Sunday, October 3, 2010

A New Pledge – To Strengthen Pro Bono Legal Assistance (Part 1 of 4)

(October 24-30, 2010, is “Celebrate Pro Bono Week” in the United States and Canada and November 8-12, 2010 is “National Pro Bono Week” in the United Kingdom. This is the first of a 4-part series illustrating the need, the challenges and the priceless rewards for volunteer legal professionals. For more information about these events, go to this site for the U.S. and this one for the U.K.)

“…with Liberty and Justice For All.”

School children recite the Pledge of Allegiance in the United States nearly every school day:

“I pledge allegiance, to the Flag,
of the United States of America.
And to the Republic, for which it stands.
One nation, under God, indivisible,
with liberty and justice for all.”

To help celebrate National Pro Bono weeks in various countries, I have written a brief series of posts proposing a similar kind of pledge for legal professionals.

Pro bono legal assistance has a long, rich history in nearly all “common law” legal systems. Lawyers have likely been providing free legal assistance to those who cannot afford to hire them since the legal profession began. The concept of providing free civil legal assistance to the poor in an organized fashion dates to the 1800s in the U.S. when legal aid societies were formed to meet the needs of their communities. Perhaps the best known type of pro bono legal assistance is court-appointed counsel for indigent defendants in criminal cases. Think of the American novel, To Kill A Mockingbird, for example.

In the U.S., there is a constitutional right to counsel for federal and most state criminal defendants when imprisonment is a potential punishment. (Most U.S. states also provide the right to representation when the State seeks to terminate their parental rights.) In the U.K. and Canada, people who are arrested may request an “Independent Solicitor” at the police station if they cannot afford their own representation.

But indigent defendants in civil cases have no such right to court-appointed representation. Even though depriving a person of a home, job, or marital property or suffering fraud by an unscrupulous business can be as traumatic and injurious as jail for most families, we have not elevated those problems to the same level as deprivation of liberty or life.

--When a relative wants to adopt an abused child who has been rescued by child protective services and placed in their care, the state will not pay for their legal assistance to complete the adoption.

--When an entire family is about to be homeless because a landlord with poor rent records or a sinister motive is evicting them on short notice, the eviction court will not appoint an attorney to represent them.

--When a judge intentionally or unintentionally refuses to correctly apply the law in a battered spouse’s divorce case, there is no right to counsel to avoid having our legal system used as yet one more weapon of abuse.

--When a working family needs to restructure their debts in bankruptcy to get back on their feet after a major illness or income disruption, the bankruptcy process is generally too complicated for them without legal guidance and legal fees can make the process cost more than they can pay.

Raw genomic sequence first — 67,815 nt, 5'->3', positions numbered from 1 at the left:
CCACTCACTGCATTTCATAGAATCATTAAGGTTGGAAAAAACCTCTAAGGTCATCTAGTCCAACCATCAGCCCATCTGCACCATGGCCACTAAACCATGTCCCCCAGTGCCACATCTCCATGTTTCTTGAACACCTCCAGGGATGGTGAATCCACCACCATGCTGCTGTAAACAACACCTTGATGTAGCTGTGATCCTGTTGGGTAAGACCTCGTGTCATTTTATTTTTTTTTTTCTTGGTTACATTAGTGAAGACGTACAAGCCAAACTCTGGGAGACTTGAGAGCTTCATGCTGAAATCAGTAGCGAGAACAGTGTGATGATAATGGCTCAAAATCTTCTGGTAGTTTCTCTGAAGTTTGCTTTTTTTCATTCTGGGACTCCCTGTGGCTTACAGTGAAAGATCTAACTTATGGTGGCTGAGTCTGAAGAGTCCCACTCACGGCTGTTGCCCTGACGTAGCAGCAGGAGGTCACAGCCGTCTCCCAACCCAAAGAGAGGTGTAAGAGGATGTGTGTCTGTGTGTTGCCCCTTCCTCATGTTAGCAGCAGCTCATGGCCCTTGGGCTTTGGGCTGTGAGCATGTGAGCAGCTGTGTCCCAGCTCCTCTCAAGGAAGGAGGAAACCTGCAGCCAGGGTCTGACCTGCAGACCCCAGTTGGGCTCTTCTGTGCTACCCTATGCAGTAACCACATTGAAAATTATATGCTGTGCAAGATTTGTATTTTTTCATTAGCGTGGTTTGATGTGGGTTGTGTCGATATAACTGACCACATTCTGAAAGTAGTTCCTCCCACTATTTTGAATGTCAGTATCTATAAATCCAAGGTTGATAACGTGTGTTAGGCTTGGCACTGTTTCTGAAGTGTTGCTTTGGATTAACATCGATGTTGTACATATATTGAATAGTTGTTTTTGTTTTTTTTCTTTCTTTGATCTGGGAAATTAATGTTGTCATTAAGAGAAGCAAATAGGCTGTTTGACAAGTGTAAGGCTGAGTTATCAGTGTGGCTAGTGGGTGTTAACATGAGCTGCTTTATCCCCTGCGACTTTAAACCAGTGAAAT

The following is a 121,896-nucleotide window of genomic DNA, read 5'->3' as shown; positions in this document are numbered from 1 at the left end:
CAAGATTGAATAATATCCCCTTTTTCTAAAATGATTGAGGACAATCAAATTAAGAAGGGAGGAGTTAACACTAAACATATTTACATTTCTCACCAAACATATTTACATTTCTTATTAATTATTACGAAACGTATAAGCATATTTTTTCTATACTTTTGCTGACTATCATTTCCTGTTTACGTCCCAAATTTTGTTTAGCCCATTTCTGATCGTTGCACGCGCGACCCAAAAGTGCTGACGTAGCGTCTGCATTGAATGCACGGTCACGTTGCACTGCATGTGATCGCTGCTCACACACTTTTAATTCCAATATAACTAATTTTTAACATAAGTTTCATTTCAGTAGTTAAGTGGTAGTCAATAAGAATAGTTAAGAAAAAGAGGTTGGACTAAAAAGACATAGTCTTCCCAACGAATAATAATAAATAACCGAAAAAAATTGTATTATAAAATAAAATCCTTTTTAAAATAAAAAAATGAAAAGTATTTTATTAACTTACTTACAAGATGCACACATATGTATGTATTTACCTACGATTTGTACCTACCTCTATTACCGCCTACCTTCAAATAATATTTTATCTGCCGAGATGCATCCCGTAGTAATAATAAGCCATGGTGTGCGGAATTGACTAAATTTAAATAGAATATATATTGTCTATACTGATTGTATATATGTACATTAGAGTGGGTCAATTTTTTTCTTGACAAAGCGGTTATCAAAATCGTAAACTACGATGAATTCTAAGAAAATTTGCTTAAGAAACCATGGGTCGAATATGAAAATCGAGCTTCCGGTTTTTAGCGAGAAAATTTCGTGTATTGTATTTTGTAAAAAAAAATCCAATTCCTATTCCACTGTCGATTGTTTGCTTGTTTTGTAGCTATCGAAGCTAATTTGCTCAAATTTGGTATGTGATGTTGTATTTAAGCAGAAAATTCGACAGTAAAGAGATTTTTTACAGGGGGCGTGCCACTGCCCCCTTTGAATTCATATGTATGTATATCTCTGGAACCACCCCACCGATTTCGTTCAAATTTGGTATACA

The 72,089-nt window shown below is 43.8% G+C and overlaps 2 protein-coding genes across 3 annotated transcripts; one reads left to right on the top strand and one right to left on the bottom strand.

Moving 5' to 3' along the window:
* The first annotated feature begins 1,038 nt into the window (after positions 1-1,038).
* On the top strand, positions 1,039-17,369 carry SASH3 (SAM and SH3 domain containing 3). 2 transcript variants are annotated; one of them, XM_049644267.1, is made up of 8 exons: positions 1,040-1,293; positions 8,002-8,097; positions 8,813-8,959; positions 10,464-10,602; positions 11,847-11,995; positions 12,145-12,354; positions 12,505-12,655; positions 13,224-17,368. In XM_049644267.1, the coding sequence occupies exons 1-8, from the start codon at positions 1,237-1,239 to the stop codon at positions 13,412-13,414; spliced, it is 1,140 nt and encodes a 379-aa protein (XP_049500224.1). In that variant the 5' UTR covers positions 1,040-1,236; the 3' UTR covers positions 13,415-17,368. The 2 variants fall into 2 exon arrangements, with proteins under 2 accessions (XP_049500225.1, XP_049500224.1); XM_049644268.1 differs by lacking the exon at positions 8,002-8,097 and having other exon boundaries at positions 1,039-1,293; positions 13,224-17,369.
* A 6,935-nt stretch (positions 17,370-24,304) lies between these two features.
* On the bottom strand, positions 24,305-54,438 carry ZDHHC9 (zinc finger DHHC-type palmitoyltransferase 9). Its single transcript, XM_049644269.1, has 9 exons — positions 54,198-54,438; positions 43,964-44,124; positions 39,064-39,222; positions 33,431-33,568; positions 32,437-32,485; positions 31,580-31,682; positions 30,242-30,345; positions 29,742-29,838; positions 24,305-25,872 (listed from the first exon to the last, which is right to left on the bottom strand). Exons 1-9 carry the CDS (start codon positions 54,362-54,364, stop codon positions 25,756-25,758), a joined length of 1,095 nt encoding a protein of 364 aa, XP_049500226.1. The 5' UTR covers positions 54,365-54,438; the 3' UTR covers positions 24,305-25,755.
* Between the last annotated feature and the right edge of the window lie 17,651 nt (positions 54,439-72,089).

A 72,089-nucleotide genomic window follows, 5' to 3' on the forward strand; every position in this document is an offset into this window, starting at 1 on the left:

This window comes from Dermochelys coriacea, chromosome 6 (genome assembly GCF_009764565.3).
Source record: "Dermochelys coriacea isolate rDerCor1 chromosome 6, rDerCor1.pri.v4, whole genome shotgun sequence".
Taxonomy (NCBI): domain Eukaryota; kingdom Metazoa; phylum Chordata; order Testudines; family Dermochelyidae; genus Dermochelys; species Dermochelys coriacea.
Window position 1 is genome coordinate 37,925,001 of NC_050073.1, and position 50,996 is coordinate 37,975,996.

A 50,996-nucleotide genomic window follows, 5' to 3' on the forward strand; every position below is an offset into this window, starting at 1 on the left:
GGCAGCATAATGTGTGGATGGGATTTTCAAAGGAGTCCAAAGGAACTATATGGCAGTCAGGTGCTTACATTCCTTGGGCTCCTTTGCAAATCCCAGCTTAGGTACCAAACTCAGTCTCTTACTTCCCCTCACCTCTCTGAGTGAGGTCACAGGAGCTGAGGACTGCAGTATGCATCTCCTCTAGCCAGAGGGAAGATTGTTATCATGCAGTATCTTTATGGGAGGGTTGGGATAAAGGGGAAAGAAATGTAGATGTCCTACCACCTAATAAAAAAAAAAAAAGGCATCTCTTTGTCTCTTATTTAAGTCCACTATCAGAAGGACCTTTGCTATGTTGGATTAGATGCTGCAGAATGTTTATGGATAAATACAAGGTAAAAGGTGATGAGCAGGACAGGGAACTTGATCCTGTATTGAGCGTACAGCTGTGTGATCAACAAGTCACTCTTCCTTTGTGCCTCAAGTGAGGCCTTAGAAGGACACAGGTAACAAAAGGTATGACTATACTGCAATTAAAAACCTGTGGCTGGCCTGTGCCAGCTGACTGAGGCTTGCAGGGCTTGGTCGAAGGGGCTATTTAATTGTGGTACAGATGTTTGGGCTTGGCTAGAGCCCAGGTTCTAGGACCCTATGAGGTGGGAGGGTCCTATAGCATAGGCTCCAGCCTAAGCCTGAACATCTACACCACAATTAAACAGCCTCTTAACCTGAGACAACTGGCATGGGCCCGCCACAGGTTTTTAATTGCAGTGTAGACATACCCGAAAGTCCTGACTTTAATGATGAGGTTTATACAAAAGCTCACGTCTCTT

--When an elderly widow needs title to her home cleared so she can obtain disaster relief funds or qualify for property tax reductions, no one at the tax office or property records office can represent her.

--When a legally-blind home owner who lives entirely on his Social Security retirement check is tricked into signing papers that give his home to a contractor he thought was trying to help him rebuild after a storm, the litigation required to nullify that contract is typically too complicated to handle alone.

--When a small neighborhood church for low-income families is sued by a carpet company for payment even though no carpet was ever delivered, no one can speak for the nonprofit group unless they can find a lawyer to defend them.
The Public Part of the Solution
Most western nations attempt to address this gap with legal aid in one form or another. There are a number of organizations who provide free civil legal help using full time staff. The Legal Services Corporation distributed over $400 million USD in 2009 to help fund over 136 programs across the U.S. and its territories, for example. Canadian governments contributed approximately $300 million CAD (48% of the total funding to civil and criminal legal aid programs). Standing government agencies and NGOs help millions of low-income people every year in many countries.

Yet the need is still there. The Legal Services Corporation in the United States calculated that, in 2009, almost one million eligible applicants were turned away due to insufficient funding. (See “Documenting the Justice Gap in America” 2009 update, page 9 (PDF).) According to the LSC, in the U.S., “for every client served by an LSC-funded program, at least one eligible person seeking help will be turned down.” (Id., at p. 12.)

This is not a small gap in our quest for “equal justice under the law” (Caldwell v. Texas, 137 U.S. 692, 697 (1891).) that only occurs in isolated cases. This is not merely a problem that plagues poorer states, counties and towns. The holes in America’s pledge to “justice for all” are everywhere. This is a national issue of grave importance in every nation. It is time for a new pledge: A Pledge To Strengthen Pro Bono Legal Assistance.

(to be continued...) Go to Part 2

No comments: